“Kathleen, I have received your newsletter for a number of years now and would like to ask a question. In spite of considerable independent research, I have not been able to gain sufficient information regarding the financial consequences of a U.S. citizen’s opting for permanent residence in France. My fear is that I would lose far too much of my retirement income, which is in U.S. dollars, to the French taxation system. Can you shed some light on this issue?”
–Susan D., United States
If your retirement income is simply Social Security income, it would be taxed in the United States (the same as it would were you living in the United States) and not in France. If your retirement income is other pensions, then it would be taxed in France and not in the United States. That’s thanks to the tax treaty between the two countries.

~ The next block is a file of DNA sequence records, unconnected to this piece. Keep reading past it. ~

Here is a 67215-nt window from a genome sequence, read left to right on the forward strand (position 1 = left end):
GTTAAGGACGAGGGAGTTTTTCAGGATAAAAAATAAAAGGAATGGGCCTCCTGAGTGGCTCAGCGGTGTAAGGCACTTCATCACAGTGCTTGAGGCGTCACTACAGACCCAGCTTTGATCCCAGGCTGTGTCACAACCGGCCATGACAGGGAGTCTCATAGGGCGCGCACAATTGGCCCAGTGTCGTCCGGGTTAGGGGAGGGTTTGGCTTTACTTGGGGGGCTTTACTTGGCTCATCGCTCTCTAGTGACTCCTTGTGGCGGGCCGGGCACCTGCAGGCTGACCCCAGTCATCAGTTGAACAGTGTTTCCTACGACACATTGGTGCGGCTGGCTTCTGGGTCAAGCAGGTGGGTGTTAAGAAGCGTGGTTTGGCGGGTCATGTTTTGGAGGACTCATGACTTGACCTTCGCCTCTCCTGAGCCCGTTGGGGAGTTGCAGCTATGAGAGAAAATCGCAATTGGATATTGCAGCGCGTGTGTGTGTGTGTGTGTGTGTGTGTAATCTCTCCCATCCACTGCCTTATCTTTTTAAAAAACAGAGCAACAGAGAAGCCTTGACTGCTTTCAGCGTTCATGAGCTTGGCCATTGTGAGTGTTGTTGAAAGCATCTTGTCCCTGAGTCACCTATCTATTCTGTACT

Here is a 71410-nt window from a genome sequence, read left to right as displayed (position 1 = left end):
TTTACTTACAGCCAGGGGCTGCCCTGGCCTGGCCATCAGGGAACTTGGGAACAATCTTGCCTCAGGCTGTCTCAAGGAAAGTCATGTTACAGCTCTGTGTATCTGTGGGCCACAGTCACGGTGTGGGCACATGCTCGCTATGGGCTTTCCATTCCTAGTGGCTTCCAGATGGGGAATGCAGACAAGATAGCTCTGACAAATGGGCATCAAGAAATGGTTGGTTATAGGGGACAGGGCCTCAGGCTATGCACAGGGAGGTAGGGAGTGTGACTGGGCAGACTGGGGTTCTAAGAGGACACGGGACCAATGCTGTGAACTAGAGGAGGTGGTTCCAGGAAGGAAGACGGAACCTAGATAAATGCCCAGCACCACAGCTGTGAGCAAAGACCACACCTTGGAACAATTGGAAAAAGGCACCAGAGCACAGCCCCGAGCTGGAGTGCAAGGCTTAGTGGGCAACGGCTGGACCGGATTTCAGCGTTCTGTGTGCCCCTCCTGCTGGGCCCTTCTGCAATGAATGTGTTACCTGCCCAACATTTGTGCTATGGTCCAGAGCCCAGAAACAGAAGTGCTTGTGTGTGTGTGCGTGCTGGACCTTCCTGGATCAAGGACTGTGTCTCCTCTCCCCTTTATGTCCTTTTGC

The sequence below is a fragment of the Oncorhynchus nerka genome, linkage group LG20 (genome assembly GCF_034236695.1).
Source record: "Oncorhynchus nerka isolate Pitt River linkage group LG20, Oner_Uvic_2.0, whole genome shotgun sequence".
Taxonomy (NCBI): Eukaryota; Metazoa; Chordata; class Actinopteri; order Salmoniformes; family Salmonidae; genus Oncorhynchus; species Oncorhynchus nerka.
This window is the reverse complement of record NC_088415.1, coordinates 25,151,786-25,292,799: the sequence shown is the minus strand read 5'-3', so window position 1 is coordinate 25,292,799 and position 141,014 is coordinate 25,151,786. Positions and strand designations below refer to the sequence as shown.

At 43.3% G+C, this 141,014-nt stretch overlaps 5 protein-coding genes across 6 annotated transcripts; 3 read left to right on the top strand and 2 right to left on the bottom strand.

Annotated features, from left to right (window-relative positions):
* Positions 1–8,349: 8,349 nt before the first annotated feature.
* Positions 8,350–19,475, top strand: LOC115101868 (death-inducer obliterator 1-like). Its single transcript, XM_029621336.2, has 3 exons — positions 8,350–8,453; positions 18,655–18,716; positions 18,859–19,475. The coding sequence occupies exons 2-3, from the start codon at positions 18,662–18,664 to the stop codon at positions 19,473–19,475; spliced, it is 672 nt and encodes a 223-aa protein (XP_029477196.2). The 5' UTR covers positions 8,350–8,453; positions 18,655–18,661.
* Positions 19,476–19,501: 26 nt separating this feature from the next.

If you have investment income from dividends and interest, that would fall under the tax treaty, as well.
The bottom line is that a move to France should be a tax-neutral event for a typical retiree. The exception would be if you were earning income while living in France, in which case your French tax bill would likely be greater than your U.S. tax bill would be on the same income, thanks to the French social charges.
On the plus side, property taxes in France are generally less than they would be most places in the United States.
For information on the tax treaty between the United States and France, you can go here.
Keep some aspirin handy for the headache you’ll get wading through all this.